Women workers and US labor; Women and the American Labor Movement From Colonial Times to the Eve of World War I, by Philip S. Foner. New York: The Free Press. $15.95.
Compiling a record, novelist Barbara Tuchman has observed, should not be confused with writing history. "Women and the American Labor Movement" is a record -- of women's labors in crafts, in slavery, in trades and factories, from the Colonial era to World War I. A second volume, already in progress, will bring the record up to the present.
"In analyzing the history of the American workingwoman," Professor Foner writes in his preface, "I have tried to take into account both their status as women and their status as workers, and tried to understand the ways women's experiences as workers were different from those of men." This single sentence is all he offers to explain the process by which he hoped to integrate women's activities into existing historical slots. He does not tell why women workers were absent from his previous four-volume study of the American labor movement, nor does he provide us with any insight as to what questions or pressures motivated him to write this two-volume series. This separateness of women is of critical importance because it challenges the historian's ability to integrate cultural history with political and economic history.
Philip Foner is one of the United States' best-known historians of the American labor movement, and over a long career he has published a body of work about the institutional development of American labor as well as biographies of individuals who gave voice to working-class consciousness. But the ambivalence that runs throughout this latest work is the unresolved issue of feminism and working-class consciousness. Workingmen, labor leaders, and union officials were utterly hostile to women acting in ways that they perceived as culturally inappropriate -- that is, speaking out in public, organizing in rallies, collecting and managing money on their own, making alliances with middle-class feminists.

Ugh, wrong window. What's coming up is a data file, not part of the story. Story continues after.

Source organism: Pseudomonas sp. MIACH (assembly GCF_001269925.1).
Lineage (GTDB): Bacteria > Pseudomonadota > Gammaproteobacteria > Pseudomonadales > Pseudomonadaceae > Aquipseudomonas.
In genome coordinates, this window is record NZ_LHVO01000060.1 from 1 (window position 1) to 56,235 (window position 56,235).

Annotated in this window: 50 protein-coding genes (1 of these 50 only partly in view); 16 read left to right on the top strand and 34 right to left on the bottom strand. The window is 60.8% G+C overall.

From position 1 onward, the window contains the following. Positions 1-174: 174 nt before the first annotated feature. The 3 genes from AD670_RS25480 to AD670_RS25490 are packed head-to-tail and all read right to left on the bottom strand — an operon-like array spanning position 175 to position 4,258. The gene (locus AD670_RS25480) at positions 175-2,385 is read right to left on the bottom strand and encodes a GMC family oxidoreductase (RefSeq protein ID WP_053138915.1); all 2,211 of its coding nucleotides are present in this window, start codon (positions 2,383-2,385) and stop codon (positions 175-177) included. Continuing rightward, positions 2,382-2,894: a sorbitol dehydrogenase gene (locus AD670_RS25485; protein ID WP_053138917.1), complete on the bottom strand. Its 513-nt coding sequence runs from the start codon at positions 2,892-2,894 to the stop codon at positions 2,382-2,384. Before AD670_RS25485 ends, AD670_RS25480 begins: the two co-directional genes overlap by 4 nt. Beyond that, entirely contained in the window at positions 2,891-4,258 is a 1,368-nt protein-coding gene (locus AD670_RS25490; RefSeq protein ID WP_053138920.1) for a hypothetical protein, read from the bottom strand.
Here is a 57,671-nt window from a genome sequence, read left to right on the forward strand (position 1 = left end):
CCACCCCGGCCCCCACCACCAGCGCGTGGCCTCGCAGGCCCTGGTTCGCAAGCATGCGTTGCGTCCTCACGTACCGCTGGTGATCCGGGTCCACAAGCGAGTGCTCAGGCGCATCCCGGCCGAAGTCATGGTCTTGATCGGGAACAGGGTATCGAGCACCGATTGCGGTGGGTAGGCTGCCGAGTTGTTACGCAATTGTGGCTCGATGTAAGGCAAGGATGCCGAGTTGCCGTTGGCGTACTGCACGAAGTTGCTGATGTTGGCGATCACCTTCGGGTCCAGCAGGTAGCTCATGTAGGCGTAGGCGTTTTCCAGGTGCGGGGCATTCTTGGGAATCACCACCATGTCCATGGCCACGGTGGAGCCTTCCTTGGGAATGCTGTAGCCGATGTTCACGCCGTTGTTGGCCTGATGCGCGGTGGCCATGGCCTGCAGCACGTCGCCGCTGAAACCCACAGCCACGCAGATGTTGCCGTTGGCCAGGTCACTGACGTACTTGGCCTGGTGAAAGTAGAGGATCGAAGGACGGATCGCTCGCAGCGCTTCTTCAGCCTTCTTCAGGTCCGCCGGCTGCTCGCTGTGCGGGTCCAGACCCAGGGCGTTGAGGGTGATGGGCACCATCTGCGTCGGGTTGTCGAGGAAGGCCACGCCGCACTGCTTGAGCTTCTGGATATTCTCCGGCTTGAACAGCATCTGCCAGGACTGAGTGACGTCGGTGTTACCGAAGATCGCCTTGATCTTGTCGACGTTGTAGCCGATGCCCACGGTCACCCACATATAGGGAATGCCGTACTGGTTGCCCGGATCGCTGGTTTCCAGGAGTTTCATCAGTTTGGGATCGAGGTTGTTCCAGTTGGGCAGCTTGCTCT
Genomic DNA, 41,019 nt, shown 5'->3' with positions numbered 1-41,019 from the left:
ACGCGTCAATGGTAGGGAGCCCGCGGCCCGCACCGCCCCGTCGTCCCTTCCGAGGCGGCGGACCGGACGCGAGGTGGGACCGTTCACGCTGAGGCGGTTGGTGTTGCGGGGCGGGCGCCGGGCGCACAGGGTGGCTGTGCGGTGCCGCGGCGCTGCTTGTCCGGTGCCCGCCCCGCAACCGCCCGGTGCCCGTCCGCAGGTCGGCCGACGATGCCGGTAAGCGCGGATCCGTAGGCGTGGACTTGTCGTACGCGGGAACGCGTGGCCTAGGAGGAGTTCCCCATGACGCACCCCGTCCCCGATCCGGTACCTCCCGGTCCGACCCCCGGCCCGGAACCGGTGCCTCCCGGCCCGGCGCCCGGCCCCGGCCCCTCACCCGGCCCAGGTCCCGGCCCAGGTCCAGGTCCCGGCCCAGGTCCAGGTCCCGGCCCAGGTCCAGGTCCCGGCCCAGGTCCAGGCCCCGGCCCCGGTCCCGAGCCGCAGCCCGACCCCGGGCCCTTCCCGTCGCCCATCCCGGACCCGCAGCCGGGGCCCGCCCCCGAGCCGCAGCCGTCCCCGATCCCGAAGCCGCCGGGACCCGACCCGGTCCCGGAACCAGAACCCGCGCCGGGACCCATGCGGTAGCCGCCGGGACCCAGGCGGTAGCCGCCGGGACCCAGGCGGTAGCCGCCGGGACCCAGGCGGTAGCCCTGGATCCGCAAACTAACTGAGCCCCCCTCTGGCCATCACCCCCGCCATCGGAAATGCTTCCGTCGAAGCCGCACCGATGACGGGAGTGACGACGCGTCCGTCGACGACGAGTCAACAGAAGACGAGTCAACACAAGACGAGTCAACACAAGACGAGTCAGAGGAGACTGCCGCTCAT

In the chapter that best illustrates this conceptual failure, Foner explains the lack of opposition to the activities of fiery labor organizer Mother (Mary Harris) Jones and her success too simply: As far as Mother jones was concerned, he writes, "traditional sex prejudice in Socialist circles gave way." What he does not say is that Mother Jones was never interested in women workers -- she was an organizer of male workers.
Her life -- and she is unquestionably a major figure in the American labor movement -- raises many questions that Foner does not deal with: the relationships of women labor organizers with the wives of male workers, with male organizers, and with the organized woman-suffrage movement.
Writing both as a historian of the women's movement and as a person brought up on stories of the textile mills of Lowell and Lawrence (mother's side) and the shoe factories of Lynn and Beverly (father's side), I am grateful that someone of Philip Foner's stature has confirmed the existence of American women in the labor movement. I just wish he has used more analytical energy to reveal the pressures that have worked against women's success.
In the end I was left wondering: Who were these women workers? Who were the women who organized themselves into the first Factory Girls Association in the 1830s, or went on strike for a 10-hour day, or died in factory fires like the Triangle Shirtwaist fire, or struggled to join the Knights of Labor, or were fined 10 cents for eating, laughing, singing, or talking while on the job in a Philadelphia corset factory? Why did many of them consider it a disgrace to work in a factory?
I gained a great deal of information about workingwomen over the past 200 years, but very little insight into their thinking and motivation.